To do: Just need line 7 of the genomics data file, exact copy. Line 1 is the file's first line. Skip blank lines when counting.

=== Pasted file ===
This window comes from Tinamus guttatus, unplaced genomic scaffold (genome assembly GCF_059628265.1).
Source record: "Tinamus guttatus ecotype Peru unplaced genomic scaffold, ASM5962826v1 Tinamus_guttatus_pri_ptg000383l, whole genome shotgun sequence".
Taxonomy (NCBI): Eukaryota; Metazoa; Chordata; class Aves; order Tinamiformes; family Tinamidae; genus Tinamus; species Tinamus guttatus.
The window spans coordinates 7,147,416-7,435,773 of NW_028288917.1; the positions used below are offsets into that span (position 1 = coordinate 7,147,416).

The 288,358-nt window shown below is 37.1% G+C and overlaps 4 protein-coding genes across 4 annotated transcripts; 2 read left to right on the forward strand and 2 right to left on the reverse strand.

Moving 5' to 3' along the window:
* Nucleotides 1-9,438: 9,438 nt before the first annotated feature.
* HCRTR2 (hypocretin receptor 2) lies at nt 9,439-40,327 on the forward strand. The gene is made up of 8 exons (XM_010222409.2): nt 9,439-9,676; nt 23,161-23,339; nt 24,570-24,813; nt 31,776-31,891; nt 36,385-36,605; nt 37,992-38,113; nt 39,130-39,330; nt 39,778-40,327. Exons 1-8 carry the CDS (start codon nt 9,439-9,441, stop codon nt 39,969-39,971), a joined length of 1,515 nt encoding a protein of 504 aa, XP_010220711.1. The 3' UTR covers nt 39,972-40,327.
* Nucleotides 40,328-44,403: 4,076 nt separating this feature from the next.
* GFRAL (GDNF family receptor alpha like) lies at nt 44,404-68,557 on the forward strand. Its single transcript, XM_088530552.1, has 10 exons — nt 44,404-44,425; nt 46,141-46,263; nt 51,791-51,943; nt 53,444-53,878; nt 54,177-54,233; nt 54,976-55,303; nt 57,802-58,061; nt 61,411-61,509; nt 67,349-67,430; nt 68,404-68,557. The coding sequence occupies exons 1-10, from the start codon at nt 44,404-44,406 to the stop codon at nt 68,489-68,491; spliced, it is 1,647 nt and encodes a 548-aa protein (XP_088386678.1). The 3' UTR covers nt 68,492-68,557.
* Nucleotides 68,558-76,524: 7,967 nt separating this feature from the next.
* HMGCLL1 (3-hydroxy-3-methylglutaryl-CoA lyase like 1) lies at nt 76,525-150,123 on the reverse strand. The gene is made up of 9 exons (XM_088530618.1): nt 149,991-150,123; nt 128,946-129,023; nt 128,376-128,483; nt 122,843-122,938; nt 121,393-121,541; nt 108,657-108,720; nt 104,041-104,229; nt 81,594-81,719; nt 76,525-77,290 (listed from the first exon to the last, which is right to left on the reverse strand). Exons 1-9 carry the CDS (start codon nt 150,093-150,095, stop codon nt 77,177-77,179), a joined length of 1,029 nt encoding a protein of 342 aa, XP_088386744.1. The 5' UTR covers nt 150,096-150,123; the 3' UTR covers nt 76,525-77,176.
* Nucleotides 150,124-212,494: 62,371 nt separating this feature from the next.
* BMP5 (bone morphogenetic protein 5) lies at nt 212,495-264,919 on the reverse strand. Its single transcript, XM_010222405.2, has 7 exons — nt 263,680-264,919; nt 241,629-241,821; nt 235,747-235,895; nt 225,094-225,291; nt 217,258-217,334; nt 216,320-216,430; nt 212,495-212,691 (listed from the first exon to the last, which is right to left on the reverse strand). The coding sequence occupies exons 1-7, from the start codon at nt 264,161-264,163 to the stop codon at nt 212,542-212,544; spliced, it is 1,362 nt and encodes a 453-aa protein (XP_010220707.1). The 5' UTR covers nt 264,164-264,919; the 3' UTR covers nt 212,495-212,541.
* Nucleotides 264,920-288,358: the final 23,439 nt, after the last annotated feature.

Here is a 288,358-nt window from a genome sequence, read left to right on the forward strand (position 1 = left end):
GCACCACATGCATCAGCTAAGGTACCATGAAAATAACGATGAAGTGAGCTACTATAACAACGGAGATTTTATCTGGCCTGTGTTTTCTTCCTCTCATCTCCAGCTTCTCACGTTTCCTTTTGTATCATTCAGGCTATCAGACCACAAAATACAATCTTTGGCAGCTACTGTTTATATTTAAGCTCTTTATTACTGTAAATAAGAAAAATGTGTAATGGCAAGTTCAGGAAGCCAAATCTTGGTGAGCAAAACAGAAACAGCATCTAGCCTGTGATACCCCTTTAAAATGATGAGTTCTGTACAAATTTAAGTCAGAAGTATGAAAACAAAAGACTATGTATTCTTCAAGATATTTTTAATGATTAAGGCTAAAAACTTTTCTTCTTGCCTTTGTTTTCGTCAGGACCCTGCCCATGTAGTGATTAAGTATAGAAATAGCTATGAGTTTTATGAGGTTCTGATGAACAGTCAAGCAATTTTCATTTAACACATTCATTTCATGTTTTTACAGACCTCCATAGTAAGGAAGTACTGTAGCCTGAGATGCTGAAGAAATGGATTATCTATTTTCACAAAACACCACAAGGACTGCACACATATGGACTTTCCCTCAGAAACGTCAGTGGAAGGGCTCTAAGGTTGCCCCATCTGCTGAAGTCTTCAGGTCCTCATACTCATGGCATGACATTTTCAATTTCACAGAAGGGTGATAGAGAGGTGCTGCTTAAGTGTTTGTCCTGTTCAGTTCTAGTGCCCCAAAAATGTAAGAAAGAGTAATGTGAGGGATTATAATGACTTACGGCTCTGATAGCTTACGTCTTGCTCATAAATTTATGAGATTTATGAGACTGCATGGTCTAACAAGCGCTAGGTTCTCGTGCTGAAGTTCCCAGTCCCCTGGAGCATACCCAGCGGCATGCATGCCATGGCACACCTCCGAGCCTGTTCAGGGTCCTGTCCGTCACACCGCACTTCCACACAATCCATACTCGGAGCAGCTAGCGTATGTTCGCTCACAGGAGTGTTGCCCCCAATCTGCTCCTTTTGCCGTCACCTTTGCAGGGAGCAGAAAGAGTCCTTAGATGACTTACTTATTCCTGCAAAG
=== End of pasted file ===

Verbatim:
* Nucleotides 1-9,438: 9,438 nt before the first annotated feature.